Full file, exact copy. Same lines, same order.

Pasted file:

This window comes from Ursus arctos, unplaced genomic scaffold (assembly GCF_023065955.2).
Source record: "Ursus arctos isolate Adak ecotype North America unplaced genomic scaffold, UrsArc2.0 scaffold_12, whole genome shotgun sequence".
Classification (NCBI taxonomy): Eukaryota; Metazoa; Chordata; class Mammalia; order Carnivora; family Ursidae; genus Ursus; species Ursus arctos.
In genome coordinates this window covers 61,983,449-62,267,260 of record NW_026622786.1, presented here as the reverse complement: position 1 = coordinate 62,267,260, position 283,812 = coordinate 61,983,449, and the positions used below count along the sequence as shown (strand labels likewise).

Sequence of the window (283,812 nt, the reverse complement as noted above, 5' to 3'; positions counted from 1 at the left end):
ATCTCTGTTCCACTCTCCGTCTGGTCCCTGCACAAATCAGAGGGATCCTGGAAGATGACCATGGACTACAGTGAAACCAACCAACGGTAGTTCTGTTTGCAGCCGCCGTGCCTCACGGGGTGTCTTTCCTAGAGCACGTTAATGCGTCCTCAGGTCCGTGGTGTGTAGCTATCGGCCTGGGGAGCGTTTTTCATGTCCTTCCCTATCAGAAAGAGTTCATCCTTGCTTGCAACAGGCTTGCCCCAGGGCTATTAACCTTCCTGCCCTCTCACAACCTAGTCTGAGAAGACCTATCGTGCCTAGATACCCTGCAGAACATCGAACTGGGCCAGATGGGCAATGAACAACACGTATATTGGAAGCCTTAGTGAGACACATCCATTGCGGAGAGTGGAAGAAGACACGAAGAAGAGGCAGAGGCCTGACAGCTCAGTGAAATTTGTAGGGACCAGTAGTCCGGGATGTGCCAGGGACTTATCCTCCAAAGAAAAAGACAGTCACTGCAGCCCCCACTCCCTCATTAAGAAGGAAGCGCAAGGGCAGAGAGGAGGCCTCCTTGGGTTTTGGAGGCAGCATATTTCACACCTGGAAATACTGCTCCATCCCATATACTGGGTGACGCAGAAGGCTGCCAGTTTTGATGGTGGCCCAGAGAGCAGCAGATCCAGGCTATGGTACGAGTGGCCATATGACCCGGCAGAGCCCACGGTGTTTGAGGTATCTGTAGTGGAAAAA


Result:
This window comes from Ursus arctos, unplaced genomic scaffold (assembly GCF_023065955.2).
Source record: "Ursus arctos isolate Adak ecotype North America unplaced genomic scaffold, UrsArc2.0 scaffold_12, whole genome shotgun sequence".
Classification (NCBI taxonomy): Eukaryota; Metazoa; Chordata; class Mammalia; order Carnivora; family Ursidae; genus Ursus; species Ursus arctos.
In genome coordinates this window covers 61,983,449-62,267,260 of record NW_026622786.1, presented here as the reverse complement: position 1 = coordinate 62,267,260, position 283,812 = coordinate 61,983,449, and the positions used below count along the sequence as shown (strand labels likewise).

Sequence of the window (283,812 nt, the reverse complement as noted above, 5' to 3'; positions counted from 1 at the left end):
ATCTCTGTTCCACTCTCCGTCTGGTCCCTGCACAAATCAGAGGGATCCTGGAAGATGACCATGGACTACAGTGAAACCAACCAACGGTAGTTCTGTTTGCAGCCGCCGTGCCTCACGGGGTGTCTTTCCTAGAGCACGTTAATGCGTCCTCAGGTCCGTGGTGTGTAGCTATCGGCCTGGGGAGCGTTTTTCATGTCCTTCCCTATCAGAAAGAGTTCATCCTTGCTTGCAACAGGCTTGCCCCAGGGCTATTAACCTTCCTGCCCTCTCACAACCTAGTCTGAGAAGACCTATCGTGCCTAGATACCCTGCAGAACATCGAACTGGGCCAGATGGGCAATGAACAACACGTATATTGGAAGCCTTAGTGAGACACATCCATTGCGGAGAGTGGAAGAAGACACGAAGAAGAGGCAGAGGCCTGACAGCTCAGTGAAATTTGTAGGGACCAGTAGTCCGGGATGTGCCAGGGACTTATCCTCCAAAGAAAAAGACAGTCACTGCAGCCCCCACTCCCTCATTAAGAAGGAAGCGCAAGGGCAGAGAGGAGGCCTCCTTGGGTTTTGGAGGCAGCATATTTCACACCTGGAAATACTGCTCCATCCCATATACTGGGTGACGCAGAAGGCTGCCAGTTTTGATGGTGGCCCAGAGAGCAGCAGATCCAGGCTATGGTACGAGTGGCCATATGACCCGGCAGAGCCCACGGTGTTTGAGGTATCTGTAGTGGAAAAA